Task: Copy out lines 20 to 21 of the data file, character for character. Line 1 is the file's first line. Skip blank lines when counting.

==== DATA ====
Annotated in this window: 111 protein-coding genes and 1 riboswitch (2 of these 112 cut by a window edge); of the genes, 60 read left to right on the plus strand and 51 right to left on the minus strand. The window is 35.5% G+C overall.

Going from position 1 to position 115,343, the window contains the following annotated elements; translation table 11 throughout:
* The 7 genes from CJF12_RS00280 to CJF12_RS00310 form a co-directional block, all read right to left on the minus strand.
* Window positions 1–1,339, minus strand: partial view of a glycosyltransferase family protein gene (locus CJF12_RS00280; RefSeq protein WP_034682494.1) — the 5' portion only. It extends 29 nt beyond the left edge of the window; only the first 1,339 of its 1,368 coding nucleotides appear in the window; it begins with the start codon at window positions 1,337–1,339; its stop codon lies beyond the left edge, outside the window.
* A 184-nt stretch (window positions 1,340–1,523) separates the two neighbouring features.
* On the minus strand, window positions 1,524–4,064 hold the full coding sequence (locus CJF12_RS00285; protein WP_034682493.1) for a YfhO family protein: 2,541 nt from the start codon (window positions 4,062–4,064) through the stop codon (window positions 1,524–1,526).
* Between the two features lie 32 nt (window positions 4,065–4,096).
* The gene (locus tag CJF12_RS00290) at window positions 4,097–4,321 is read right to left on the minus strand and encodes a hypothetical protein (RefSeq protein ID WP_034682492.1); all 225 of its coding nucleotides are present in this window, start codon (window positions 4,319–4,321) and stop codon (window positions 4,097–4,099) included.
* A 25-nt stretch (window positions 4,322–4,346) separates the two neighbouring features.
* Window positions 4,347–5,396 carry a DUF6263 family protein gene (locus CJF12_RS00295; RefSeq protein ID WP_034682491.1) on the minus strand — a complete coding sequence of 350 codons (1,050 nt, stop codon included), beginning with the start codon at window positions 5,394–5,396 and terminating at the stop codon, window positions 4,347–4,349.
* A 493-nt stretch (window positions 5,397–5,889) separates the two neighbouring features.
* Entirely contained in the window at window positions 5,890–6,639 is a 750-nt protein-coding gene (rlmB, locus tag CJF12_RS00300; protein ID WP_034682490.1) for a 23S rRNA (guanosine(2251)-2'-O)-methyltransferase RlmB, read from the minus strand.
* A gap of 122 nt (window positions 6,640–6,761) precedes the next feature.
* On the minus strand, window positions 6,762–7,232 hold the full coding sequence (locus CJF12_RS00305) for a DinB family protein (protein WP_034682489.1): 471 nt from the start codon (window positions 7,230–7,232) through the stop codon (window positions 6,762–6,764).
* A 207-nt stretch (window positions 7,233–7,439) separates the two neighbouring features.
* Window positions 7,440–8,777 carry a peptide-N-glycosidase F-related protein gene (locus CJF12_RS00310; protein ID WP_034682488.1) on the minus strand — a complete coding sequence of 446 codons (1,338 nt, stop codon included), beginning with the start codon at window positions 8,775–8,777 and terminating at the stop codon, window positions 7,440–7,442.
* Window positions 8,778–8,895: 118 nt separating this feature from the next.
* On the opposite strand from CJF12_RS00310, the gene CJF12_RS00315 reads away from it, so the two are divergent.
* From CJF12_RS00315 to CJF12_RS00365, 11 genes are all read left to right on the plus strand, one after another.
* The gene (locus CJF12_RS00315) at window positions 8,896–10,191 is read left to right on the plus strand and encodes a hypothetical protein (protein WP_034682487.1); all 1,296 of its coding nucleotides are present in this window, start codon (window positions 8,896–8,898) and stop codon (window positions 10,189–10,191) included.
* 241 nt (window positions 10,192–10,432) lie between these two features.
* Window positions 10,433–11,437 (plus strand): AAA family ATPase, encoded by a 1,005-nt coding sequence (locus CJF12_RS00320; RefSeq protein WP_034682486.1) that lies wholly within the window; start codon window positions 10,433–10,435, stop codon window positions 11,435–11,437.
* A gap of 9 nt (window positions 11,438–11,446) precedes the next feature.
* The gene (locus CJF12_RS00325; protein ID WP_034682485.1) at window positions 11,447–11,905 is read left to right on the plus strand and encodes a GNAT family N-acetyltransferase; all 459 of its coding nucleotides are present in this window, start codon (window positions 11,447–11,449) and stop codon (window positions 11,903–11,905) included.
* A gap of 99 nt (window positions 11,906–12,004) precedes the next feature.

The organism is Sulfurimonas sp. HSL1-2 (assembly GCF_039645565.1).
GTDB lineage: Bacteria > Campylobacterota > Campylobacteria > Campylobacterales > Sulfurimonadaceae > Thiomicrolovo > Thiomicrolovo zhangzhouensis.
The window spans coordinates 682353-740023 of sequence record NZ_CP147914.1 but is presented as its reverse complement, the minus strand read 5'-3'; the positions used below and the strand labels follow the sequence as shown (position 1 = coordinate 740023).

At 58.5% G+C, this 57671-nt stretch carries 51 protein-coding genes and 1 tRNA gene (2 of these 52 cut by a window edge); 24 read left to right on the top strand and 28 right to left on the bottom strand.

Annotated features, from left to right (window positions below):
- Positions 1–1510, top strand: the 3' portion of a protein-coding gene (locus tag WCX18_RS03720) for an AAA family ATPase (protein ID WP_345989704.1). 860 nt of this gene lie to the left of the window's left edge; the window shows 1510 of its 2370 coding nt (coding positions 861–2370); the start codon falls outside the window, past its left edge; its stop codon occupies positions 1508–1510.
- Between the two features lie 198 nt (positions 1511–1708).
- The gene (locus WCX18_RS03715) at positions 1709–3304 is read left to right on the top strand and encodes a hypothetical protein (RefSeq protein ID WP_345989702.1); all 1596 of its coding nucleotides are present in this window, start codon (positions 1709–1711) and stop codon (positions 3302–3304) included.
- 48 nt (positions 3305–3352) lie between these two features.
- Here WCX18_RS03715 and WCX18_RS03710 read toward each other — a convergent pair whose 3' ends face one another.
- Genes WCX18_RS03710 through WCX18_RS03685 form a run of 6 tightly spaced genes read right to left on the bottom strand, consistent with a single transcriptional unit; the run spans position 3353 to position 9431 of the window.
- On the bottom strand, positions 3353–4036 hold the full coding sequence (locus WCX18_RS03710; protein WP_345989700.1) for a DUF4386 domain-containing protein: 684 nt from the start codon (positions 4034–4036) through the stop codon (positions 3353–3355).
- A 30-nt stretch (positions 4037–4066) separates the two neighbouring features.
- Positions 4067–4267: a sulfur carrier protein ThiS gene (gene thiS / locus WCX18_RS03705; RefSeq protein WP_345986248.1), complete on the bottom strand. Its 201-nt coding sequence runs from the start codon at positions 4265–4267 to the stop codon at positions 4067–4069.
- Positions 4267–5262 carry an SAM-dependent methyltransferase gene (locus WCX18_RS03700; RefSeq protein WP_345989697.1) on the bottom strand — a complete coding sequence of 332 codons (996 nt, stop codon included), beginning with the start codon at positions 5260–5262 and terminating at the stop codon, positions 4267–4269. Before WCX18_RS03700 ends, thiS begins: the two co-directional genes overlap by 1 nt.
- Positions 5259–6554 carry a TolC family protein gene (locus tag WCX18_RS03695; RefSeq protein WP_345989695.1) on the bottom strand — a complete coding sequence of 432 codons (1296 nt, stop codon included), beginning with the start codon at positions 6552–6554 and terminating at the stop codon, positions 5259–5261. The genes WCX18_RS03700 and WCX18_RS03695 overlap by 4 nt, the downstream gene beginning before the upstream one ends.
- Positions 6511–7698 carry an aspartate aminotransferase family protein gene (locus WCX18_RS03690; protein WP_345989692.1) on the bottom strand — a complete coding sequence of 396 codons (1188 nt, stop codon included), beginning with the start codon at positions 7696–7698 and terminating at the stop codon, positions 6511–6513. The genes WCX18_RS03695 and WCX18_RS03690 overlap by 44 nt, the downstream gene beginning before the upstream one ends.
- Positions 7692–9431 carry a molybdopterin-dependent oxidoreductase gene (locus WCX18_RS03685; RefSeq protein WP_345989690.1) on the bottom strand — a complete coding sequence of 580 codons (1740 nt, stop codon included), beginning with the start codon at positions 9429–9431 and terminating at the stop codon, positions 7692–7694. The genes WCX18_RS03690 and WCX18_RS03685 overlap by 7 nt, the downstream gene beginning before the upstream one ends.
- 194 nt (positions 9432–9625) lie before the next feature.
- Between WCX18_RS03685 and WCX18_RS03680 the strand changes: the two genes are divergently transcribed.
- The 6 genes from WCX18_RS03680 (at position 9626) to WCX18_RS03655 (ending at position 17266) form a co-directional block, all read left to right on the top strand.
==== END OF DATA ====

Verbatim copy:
* The gene (locus CJF12_RS00315) at window positions 8,896–10,191 is read left to right on the plus strand and encodes a hypothetical protein (protein WP_034682487.1); all 1,296 of its coding nucleotides are present in this window, start codon (window positions 8,896–8,898) and stop codon (window positions 10,189–10,191) included.
* 241 nt (window positions 10,192–10,432) lie between these two features.